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Mass grave of prisoners found in Libya

More than 1,200 were killed after 1996 uprising

A woman who says her son was killed at Abu Salim prison visited the mass grave site with her daughter yesterday. Excavation has not begun in the desert field. A woman who says her son was killed at Abu Salim prison visited the mass grave site with her daughter yesterday. Excavation has not begun in the desert field. (Suhaib Salem/Reuters)
By Kim Gamel
Associated Press / September 26, 2011

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TRIPOLI, Libya - Libyan officials said yesterday that they have found the site of a mass grave believed to hold the remains of more than 1,200 prisoners killed by Moammar Khadafy’s regime after a 1996 prison uprising.

Officials learned the site of the massacre after capturing former security guards who revealed its location, as well as receiving witness accounts.

Excavation has not begun in the desert field outside the white walls of the notorious Abu Salim prison in Tripoli, although several bone fragments and pieces of clothing have been found in the topsoil.

Soldiers and relatives sifted through the sand during a visit yesterday, displaying a pair of pants and other remains for reporters brought to the site.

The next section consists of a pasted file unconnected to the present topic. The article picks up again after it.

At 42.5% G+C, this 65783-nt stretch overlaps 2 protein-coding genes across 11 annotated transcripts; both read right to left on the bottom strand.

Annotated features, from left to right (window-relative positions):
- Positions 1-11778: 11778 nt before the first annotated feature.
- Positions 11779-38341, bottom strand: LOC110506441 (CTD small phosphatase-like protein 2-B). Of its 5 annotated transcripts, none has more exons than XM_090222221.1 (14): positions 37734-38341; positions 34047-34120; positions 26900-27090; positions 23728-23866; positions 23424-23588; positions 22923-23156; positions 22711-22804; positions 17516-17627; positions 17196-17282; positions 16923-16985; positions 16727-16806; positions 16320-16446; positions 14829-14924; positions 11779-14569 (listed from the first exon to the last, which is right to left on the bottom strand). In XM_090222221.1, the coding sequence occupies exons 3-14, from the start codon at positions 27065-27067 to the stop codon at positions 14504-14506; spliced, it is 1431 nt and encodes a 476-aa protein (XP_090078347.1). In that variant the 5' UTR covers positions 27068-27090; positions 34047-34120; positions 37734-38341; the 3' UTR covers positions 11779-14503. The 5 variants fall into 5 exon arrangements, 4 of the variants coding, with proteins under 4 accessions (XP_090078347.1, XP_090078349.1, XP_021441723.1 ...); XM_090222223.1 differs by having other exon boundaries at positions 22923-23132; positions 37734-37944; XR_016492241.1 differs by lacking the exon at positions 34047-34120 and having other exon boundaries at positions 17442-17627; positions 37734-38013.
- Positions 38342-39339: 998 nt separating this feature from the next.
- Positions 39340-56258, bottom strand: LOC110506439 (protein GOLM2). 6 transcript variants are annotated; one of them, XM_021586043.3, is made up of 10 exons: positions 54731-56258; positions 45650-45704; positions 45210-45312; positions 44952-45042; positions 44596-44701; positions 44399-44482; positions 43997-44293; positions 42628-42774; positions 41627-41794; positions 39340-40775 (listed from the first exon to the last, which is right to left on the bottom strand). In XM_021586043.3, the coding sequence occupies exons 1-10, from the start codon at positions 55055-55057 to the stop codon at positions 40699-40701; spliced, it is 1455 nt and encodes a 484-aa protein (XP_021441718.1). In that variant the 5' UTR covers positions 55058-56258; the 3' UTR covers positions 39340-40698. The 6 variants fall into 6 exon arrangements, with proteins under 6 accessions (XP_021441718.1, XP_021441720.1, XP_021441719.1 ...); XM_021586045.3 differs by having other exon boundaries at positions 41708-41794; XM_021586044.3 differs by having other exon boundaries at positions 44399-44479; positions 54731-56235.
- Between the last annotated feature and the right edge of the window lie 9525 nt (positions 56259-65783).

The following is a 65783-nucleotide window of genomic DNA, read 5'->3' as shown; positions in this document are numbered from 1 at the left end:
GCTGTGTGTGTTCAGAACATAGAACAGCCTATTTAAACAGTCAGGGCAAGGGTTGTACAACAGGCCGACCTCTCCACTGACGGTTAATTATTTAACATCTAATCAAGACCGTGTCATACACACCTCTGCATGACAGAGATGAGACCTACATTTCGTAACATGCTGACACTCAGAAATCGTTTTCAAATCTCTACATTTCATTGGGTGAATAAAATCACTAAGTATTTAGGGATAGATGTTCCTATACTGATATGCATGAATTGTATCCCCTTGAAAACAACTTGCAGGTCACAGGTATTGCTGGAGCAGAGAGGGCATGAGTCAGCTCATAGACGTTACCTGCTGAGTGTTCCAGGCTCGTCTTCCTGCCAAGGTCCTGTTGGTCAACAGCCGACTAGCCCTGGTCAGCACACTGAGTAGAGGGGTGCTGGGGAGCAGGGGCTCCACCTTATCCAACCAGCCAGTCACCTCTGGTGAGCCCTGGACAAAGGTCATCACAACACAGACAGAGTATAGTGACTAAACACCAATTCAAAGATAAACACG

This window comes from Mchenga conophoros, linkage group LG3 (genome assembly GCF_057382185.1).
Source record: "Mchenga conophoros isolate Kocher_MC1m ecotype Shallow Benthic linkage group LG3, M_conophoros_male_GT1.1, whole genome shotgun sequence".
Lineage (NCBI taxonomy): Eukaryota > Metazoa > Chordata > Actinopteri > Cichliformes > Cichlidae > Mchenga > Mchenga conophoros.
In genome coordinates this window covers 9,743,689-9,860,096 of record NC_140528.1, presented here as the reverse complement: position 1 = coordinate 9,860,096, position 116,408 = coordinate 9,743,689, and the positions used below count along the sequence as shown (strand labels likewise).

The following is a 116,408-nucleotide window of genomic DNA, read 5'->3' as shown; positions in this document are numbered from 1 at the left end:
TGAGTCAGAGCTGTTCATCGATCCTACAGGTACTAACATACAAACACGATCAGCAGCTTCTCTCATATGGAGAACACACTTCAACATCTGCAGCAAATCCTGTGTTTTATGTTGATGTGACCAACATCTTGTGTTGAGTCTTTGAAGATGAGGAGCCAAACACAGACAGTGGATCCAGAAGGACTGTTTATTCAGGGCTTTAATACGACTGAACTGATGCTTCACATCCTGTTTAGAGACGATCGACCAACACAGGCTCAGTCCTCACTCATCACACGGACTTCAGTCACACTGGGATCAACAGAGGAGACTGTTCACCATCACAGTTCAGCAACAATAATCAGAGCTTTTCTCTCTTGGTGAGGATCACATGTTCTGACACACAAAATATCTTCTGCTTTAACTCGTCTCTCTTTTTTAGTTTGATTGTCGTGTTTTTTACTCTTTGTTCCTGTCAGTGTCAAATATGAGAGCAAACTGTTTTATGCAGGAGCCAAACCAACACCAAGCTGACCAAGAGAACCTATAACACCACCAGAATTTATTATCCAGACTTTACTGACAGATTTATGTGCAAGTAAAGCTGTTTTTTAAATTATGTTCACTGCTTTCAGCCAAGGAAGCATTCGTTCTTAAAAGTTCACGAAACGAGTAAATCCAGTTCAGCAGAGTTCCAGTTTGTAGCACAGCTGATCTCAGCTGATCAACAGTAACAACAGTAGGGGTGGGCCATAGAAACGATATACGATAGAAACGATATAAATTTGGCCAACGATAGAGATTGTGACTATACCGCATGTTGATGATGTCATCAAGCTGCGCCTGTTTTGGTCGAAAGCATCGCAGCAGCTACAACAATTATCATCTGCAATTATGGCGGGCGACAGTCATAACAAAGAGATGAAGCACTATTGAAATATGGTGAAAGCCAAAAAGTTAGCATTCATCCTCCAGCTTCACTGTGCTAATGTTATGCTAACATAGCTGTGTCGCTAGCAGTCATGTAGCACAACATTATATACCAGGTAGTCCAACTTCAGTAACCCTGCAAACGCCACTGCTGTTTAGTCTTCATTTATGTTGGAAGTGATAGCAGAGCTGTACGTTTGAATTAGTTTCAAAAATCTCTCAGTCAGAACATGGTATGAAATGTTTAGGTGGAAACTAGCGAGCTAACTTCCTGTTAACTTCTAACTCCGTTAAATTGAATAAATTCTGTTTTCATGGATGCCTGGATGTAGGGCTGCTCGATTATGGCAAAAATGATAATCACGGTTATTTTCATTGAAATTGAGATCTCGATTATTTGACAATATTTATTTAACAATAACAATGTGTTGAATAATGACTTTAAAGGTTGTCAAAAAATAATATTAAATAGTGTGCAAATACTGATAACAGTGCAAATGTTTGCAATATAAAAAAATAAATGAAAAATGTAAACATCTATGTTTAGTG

A military spokesman and members of a committee tasked with finding mass graves said they were confident the field holds the remains of the prison massacre victims, based on information from former regime officials who have been captured in the fight against the authoritarian leader.

In a separate development yesterday, officials said gunmen loyal to Khadafy have crossed the Libyan border from Algeria and attacked revolutionary forces in Ghadamis, a town near the frontier, killing six people.

The cross-border attack on Saturday shows loyalist forces have managed to escape Libya and regroup and collect arms, bolstering fears the North African nation could face a protracted insurgency.

Colonel Ahmed Bani, a military spokesman for the transitional government, said that the attack on Ghadamis occurred Saturday but that cars filled with weapons had crossed the border a few days earlier. Ghadamis is about 280 miles southwest of Tripoli.

Bani said the loyalist forces were believed to belong to a unit that had been under the command of Khadafy’s son Khamis, who was reportedly killed in fighting before the revolutionary forces seized Tripoli.

Bani said revolutionary forces had repelled the attack, but the assailants escaped back across the border. However, Ali al-Mana, an official from Ghadamis, said fighting was ongoing. He said six people had been killed and 63 wounded.

The discovery of the mass grave has enormous symbolic importance for Libyans who are seeking justice for more than four decades of repression and crimes at the hands of the regime.

It was a demonstration in the eastern city of Benghazi demanding the release of a prominent lawyer representing the families of slain inmates that sparked the revolution in mid-February. Inspired by the wave of uprisings sweeping the Arab world, unrest spread and Khadafy was forced into hiding after revolutionary forces swept into Tripoli in late August.

The June 26, 1996, killings became a focal point for opposition to Khadafy, who waged fierce crackdowns against any sign of dissent. Most of the inmates were political prisoners. top stories on Twitter

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